In a surprise move that reflects intensifying competition and consolidation in the rapidly growing $24-billion computer networking business, Santa Clara, Calif.-based 3Com Corp. said Wednesday that it will acquire modem giant U.S. Robotics Corp. for about $7.33 billion in stock.
With the purchase, 3Com would have 12,000 employees and annual sales of about $5 billion, putting it on par with networking leader Cisco Systems Inc.
The merger “dramatically alters the networking landscape,” said 3Com Chief Executive Eric Benhamou. “We are excited at the opportunity to bring a wealth of technologies and brands under a single umbrella.”
Computer networks are used to route information between computers within a single location or scattered locations.
Benhamou said the merger with Skokie, Ill.-based U.S. Robotics will enable the company to offer “end-to-end” networking solutions and create synergies in new technology development and distribution.
But analysts questioned Benhamou’s use of stock to make the purchase at a time when 3Com’s stock price is down sharply. 3Com shares have plunged from a 52-week high of $81.375 to $39 on Wednesday. U.S. Robotics shares have sunk from a 52-week high of $105.50 to $61 on Wednesday.
“It’s not clear to me that the combination of 3Com and U.S. Robotics provides significant competitive force against Cisco,” said Bill Rabin, an analyst with J.P. Morgan Securities. “This is not one that will make Cisco break into a sweat.”
U.S. Robotics’ primary strength is in modems--a product that has increasingly become a commodity subject to cutthroat pricing. Analysts say the modem business will do little to strengthen 3Com’s core network offering.
“The real question is whether the combination is greater than the sum of the parts,” said Rakish Sood, senior technology analyst at Hambrecht & Quist, a San Francisco investment bank. At the same time, Sood said, both companies may have had little choice but to merge, given the increasingly tough competitive environment.
Indeed, 3Com’s shares plunged recently after the company warned of slower sales growth in key areas. 3Com’s problems stem partly from computer chip giant Intel’s recent sharp price cuts, as it pushes into 3Com’s business of providing networking components for personal computers.
“The handwriting was on the wall that these two companies were going to be traversing a tough road by remaining independent,” Sood said. “As networking becomes more complex, customers want to do one-stop shopping.”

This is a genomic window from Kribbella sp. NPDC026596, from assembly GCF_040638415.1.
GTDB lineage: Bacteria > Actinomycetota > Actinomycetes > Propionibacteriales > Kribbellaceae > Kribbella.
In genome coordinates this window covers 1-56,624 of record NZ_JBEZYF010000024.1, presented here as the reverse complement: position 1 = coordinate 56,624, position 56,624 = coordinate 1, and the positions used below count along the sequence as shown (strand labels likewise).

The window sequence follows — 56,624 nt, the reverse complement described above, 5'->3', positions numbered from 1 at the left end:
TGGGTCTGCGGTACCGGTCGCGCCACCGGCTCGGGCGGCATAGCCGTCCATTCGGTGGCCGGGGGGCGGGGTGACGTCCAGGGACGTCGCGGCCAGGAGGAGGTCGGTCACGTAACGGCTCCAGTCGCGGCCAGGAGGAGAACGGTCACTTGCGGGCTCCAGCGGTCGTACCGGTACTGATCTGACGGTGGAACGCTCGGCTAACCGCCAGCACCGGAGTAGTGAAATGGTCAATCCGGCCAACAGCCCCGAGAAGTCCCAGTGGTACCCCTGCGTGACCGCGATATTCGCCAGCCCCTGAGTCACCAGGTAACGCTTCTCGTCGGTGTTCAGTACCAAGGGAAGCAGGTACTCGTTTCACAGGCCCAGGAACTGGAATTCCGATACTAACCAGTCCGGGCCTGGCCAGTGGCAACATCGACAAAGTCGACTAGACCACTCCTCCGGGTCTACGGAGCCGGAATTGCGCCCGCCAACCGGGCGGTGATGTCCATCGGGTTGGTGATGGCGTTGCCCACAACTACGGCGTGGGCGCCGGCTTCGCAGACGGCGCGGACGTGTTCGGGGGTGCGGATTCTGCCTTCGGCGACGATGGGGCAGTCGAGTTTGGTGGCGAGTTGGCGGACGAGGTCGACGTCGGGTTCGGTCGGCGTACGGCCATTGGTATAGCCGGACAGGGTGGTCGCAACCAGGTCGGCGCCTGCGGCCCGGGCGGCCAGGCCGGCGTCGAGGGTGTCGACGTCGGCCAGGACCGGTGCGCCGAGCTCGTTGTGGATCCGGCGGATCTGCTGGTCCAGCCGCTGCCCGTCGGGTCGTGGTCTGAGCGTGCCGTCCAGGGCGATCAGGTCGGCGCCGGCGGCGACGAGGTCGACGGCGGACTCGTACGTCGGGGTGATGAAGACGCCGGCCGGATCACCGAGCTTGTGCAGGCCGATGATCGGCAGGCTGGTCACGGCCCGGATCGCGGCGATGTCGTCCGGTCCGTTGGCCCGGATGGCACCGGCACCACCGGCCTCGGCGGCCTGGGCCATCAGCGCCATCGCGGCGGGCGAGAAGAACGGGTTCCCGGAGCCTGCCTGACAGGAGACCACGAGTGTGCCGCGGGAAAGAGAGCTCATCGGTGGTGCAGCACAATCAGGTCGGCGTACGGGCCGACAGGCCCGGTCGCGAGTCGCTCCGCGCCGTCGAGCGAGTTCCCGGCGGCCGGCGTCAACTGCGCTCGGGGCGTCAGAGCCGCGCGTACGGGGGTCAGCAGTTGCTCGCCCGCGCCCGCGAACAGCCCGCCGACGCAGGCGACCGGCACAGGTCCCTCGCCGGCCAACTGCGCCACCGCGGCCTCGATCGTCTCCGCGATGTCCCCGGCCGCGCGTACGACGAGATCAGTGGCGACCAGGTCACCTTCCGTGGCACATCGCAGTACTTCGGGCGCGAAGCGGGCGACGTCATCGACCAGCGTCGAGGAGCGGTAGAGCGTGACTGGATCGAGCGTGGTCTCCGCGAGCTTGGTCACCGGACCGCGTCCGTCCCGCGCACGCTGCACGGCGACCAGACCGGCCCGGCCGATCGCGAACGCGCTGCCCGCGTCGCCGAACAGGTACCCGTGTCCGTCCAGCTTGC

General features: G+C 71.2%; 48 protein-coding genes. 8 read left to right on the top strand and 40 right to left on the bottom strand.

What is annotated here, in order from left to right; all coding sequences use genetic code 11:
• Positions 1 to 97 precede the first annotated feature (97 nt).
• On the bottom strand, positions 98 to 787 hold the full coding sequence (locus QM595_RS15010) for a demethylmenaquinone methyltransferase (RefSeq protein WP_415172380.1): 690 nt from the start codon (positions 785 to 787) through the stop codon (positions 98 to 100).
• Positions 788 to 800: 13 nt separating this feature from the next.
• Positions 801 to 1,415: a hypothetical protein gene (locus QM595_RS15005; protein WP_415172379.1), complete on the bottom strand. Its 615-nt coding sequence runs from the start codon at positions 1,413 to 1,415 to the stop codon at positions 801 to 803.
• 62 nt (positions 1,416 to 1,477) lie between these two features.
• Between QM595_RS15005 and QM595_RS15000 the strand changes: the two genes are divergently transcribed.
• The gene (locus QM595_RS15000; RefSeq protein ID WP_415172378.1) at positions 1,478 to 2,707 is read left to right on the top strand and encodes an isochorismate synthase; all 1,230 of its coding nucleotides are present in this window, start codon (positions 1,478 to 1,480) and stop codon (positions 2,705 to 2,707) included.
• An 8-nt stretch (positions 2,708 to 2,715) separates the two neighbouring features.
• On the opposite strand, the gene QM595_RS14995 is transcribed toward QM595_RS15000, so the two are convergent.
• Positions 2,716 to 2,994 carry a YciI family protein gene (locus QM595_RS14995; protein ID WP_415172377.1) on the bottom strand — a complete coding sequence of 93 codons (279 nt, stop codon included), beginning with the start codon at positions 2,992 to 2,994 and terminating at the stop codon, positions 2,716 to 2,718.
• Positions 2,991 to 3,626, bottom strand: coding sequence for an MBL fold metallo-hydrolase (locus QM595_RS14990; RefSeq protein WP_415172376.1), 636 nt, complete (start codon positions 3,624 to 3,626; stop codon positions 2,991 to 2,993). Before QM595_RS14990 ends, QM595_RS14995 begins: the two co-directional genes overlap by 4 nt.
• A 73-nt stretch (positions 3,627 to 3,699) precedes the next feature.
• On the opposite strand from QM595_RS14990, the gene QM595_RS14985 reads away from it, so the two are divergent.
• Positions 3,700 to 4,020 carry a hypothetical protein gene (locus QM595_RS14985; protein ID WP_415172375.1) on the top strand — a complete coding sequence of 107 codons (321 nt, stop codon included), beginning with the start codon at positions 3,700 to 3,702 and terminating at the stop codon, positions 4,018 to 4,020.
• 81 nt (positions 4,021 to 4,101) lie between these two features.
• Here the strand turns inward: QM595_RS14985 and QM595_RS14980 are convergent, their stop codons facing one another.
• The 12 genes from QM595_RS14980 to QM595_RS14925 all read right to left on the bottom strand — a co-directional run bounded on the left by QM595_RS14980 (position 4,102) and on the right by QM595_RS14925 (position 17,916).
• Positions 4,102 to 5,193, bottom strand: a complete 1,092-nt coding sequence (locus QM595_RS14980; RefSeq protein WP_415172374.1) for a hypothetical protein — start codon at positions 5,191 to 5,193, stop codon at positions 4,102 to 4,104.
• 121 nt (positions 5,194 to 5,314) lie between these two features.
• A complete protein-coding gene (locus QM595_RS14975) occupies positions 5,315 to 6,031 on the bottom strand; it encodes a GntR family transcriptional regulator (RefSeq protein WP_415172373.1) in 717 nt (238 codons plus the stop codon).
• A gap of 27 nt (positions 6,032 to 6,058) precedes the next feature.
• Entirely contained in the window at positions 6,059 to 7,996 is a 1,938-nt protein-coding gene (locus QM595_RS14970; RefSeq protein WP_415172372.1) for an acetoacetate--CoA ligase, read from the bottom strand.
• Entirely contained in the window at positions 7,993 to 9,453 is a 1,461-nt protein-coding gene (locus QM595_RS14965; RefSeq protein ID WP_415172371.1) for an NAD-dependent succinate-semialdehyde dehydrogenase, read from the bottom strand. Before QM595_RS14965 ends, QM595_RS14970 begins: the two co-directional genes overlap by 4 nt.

While 3Com’s strength is in local-area networks, which join computers at a single location, U.S. Robotics’ modem technology gives 3Com strength in building wide-area networks, which can use modems to tie together corporate networks in disparate locations.
Analysts said the merger could accelerate an already hot trend toward consolidation in the networking business. While networking companies have already been major buyers--Cisco grew to its current size by swallowing 13 companies in the last three years--some non-networking companies, such as Lucent Technologies, are taking advantage of lower share prices to buy into the business. The Goldman Sachs multimedia networking stock index has fallen 15% over the last month.
In the merger--which Benhamou predicts will be completed by summer, subject to regulatory review--3Com will exchange 1.75 of its shares for each share of U.S. Robotics, including employee options yet to be exercised. The deal values U.S. Robotics at $68.25 a share based on Wednesday’s closing price of $39 for 3Com--only a 12% premium to U.S. Robotics’ closing price of $61.
The deal was announced after markets closed. U.S. Robotics was trading at $71.50 in after-hours trading, while 3Com rose to $41.
U.S. Robotics, whose name came from a company that appears in a novel by science fiction writer Isaac Asimov, has experienced tremendous growth in recent years, seeing revenue climb to $2 billion last year--up tenfold from sales in 1992.
The low premium that 3Com is offering for U.S. Robotics may reflect Wall Street expectations that the modem company is about to announce disappointing results for the quarter ending March 31.
While U.S. Robotics has recently come out with a new generation 2X modem, it is locked in a standards battle with a group of 300 companies led by Rockwell International. That fight is likely to result in further price cutting as the two camps battle for market share. On Wednesday, 28 companies announced the creation of a coalition that is expected to back the Lucent and Rockwell standard.
“Cisco is the target,” said Carl Russo, chief operating officer at Xircom Inc., a Thousand Oaks-based networker. “Although 3Com has been a credible competitor to Cisco and was in the No. 2 position, as 3Com has grown Cisco has grown even faster.”
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Computer networking giant 3Com’s decision to buy modem maker U.S. Robotics follows a dive in both of their stocks, after 3Com warned of slowing sales growth.
U.S. Robotics Corp. (Wednesday’s close): $61
3Com Corp. (Wednesday’s close): $39